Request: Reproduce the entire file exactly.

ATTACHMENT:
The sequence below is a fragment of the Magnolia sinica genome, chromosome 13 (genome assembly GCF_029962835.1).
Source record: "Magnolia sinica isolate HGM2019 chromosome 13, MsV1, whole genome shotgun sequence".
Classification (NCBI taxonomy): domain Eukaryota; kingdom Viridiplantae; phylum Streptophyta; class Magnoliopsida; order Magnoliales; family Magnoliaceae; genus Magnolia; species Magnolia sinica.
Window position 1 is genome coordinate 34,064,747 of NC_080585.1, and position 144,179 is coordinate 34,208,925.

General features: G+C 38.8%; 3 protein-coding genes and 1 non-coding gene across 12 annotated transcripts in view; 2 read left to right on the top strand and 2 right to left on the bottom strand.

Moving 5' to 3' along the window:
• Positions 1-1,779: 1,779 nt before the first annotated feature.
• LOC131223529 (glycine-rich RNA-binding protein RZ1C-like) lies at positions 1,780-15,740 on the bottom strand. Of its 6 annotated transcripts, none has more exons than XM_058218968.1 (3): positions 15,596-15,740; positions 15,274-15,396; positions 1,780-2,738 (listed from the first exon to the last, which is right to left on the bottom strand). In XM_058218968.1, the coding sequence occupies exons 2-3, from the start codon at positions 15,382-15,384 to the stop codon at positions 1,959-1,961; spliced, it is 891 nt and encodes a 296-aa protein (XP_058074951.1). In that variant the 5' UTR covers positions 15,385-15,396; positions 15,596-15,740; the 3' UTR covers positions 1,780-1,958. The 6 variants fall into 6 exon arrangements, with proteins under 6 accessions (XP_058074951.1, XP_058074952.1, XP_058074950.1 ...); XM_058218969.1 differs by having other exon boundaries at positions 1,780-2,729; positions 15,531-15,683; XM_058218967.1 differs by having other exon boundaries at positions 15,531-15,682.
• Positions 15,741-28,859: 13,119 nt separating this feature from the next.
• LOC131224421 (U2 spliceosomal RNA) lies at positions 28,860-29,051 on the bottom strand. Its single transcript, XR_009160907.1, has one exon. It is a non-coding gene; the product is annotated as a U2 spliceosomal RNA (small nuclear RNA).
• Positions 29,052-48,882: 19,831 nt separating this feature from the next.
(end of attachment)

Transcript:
The sequence below is a fragment of the Magnolia sinica genome, chromosome 13 (genome assembly GCF_029962835.1).
Source record: "Magnolia sinica isolate HGM2019 chromosome 13, MsV1, whole genome shotgun sequence".
Classification (NCBI taxonomy): domain Eukaryota; kingdom Viridiplantae; phylum Streptophyta; class Magnoliopsida; order Magnoliales; family Magnoliaceae; genus Magnolia; species Magnolia sinica.
Window position 1 is genome coordinate 34,064,747 of NC_080585.1, and position 144,179 is coordinate 34,208,925.

General features: G+C 38.8%; 3 protein-coding genes and 1 non-coding gene across 12 annotated transcripts in view; 2 read left to right on the top strand and 2 right to left on the bottom strand.

Moving 5' to 3' along the window:
• Positions 1-1,779: 1,779 nt before the first annotated feature.
• LOC131223529 (glycine-rich RNA-binding protein RZ1C-like) lies at positions 1,780-15,740 on the bottom strand. Of its 6 annotated transcripts, none has more exons than XM_058218968.1 (3): positions 15,596-15,740; positions 15,274-15,396; positions 1,780-2,738 (listed from the first exon to the last, which is right to left on the bottom strand). In XM_058218968.1, the coding sequence occupies exons 2-3, from the start codon at positions 15,382-15,384 to the stop codon at positions 1,959-1,961; spliced, it is 891 nt and encodes a 296-aa protein (XP_058074951.1). In that variant the 5' UTR covers positions 15,385-15,396; positions 15,596-15,740; the 3' UTR covers positions 1,780-1,958. The 6 variants fall into 6 exon arrangements, with proteins under 6 accessions (XP_058074951.1, XP_058074952.1, XP_058074950.1 ...); XM_058218969.1 differs by having other exon boundaries at positions 1,780-2,729; positions 15,531-15,683; XM_058218967.1 differs by having other exon boundaries at positions 15,531-15,682.
• Positions 15,741-28,859: 13,119 nt separating this feature from the next.
• LOC131224421 (U2 spliceosomal RNA) lies at positions 28,860-29,051 on the bottom strand. Its single transcript, XR_009160907.1, has one exon. It is a non-coding gene; the product is annotated as a U2 spliceosomal RNA (small nuclear RNA).
• Positions 29,052-48,882: 19,831 nt separating this feature from the next.